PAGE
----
If you talk to a person at the number, be sure to mention both opt-out laws and the phrases associated with each if that is your choice. You may use the attached letter as a guide on what to say if you want to speak to a representative of the company.
Online, you should be given the same two opt-out choices. If you are familiar with the words that apply to each of the opt-out laws, you should be able to easily follow the online instructions.
Do I have any other opt-out choices?
Although it is not required, the notice may enable you to not receive marketing offers for products or services from that company or its affiliates. Follow the instructions in the notice if you do not want to receive such offers.
In Fact Sheet 24, we noted that a major weakness of GLB is that it does not give you the opportunity to prevent your financial services companies from sharing your data with its affiliated companies. However, there's no stopping you from asking anyway. In the following sample letter, we include language that you may use if you want to request that your bank, credit card company, insurance company, or brokerage firm refrain from sharing your personal data with its affiliates and joint marketing partners.
What is being done to make privacy notices easier to understand?
Reaction to the first privacy notices delivered in July 2001 was highly negative. GLB and federal rules specify that notices be “clear and conspicuous,” that is, written in plain language. Yet the notices received by millions were filled with legalese and confusing messages. Many consumers simply tossed the privacy notices, seeing them as just another bit of junk mail stuffed in with account statements.
In response to these concerns, in November 2009, eight regulatory agencies (the FDIC, the Board of Governors of the Federal Reserve System, the Commodity Futures Trading Commission, the Federal Trade Commission, the National Credit Union Administration, the Office of the Comptroller of the Currency, the Office of Thrift Supervision, and the U.S. Securities and Exchange Commission) released model privacy notices. http://www.ftc.gov/privacy/privacyinitiatives/PrivacyModelForm_FR.pdf.
The model privacy notice is a two-page disclosure form designed to allow consumers to easily compare the privacy practices of different financial institutions. Use of the model privacy form is voluntary. A financial institution that properly uses the model privacy notice will be in compliance with the disclosure requirements for privacy notices under the GLB and obtains a "safe harbor" for federal regulatory requirements for privacy notices. Read more about model notices at http://www.skadden.com/insights/privacy-alert-january-1-2011-%E2%80%93-safe-harbor-conversion-date-under-gramm-leach-bliley.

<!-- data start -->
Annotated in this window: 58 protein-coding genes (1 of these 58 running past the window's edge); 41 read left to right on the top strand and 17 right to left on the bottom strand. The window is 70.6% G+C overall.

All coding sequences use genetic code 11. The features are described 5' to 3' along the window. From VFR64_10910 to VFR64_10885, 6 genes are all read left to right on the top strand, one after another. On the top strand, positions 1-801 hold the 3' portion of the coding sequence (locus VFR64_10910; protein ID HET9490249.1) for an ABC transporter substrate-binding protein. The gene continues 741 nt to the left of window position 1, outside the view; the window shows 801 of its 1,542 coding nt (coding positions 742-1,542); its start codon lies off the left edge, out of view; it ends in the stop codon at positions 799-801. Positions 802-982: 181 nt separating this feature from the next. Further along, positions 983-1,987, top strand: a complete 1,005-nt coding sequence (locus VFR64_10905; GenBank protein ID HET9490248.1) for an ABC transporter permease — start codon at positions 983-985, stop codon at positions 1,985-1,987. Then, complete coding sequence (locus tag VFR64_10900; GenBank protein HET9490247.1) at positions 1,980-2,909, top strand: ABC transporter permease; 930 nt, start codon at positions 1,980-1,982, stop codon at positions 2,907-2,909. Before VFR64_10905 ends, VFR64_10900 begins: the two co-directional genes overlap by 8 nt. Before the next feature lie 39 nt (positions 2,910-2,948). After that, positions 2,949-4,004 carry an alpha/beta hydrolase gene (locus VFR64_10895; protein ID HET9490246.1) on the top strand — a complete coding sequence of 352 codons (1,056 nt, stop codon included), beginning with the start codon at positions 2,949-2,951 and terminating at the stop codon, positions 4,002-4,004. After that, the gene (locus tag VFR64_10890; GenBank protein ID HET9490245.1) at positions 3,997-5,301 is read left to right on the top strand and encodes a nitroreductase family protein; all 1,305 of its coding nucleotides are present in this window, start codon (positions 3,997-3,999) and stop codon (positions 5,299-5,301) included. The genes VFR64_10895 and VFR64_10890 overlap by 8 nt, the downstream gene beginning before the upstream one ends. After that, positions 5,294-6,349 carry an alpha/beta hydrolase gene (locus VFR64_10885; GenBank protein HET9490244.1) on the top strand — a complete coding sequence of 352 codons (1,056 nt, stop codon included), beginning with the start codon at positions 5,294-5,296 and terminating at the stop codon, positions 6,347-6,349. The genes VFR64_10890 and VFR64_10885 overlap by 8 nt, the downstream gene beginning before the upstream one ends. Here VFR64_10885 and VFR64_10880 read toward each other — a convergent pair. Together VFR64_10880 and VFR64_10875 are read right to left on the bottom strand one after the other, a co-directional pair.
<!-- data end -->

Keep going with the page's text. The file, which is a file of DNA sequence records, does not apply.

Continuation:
While financial institutions are free to write their own privacy notices, such notices do not offer the institution "safe harbor" protection. Therefore, most financial institutions have adopted the regulatory agencies' model privacy notices.
The regulatory agencies have provided an Online Form Builder that financial institutions can download and use to develop and print customized versions of a model consumer privacy notice. http://www.federalreserve.gov/bankinforeg/privacy_notice_instructions.pdf. The Online Form Builder provides financial institutions with four options depending on the financial institution’s data sharing practices and the opt-out rights it extends to consumers. Many financial institutions now use these model notices, which are simpler and easier for consumers to understand.
Financial institutions may not change the content of the form or add any information, except as specifically permitted by the form’s instructions. They may incorporate the form in another document or with other notices, and include additional documents or information provided the form is presented in a clear and conspicuous manner.
Other PRC Financial Privacy Fact Sheets:
Fact Sheet 24. "Financial Privacy in the New Millennium: The Burden Is on You,"
Fact Sheet 24(d). "Frequently Asked Questions About Financial Privacy,"
"Lost in the Fine Print: Readability of Financial Privacy Notices,"
by Mark Hochhauser, readability consultant
Fact Sheet 6. "How Private Is My Credit Report?"
Fact Sheet 24A -- Attachment
Sample Opt-Out Letter
(Use this letter if the company provides you the option of writing a letter. This letter may also be used if you want to follow a toll-free call or an online opt-out with a written request.)
[Name of company]
[Company's address as shown in the privacy notice]
RE: Opt-Out Instructions for Account #______________
Dear [name if given in the privacy notice]:
Following are my instructions with regard to your information sharing and sales policies:
You do not have my permission to share my personally identifiable information with non-affiliated third party companies or individuals. I am asserting my rights under the Financial Services Modernization Act (the Gramm-Leach-Bliley Act) to opt-out of any sharing or sales of my information by your company.
You do not have my permission to share information about my creditworthiness with any affiliate of your company. I am asserting my rights under the Fair Credit Reporting Act to opt-out of any sharing of this information by your company.
[Optional] I do not wish to receive marketing offers from your company or its affiliates. Please delete my name from all marketing lists and databases.
[Optional] Your company's privacy notice states you may otherwise use my information as "permitted by law." I wish to limit other uses of my personal information by your company and its affiliates. In particular:
You do not have my permission to disclose any information about me, including transaction and experience information, to your affiliates.
You do not have my permission to disclose any information about me in connection with joint marketing agreements between your company and another company.
Thank you for respecting my privacy and honoring my choices regarding my customer information.
[Your name] [Keep a copy of the letter for yourself.]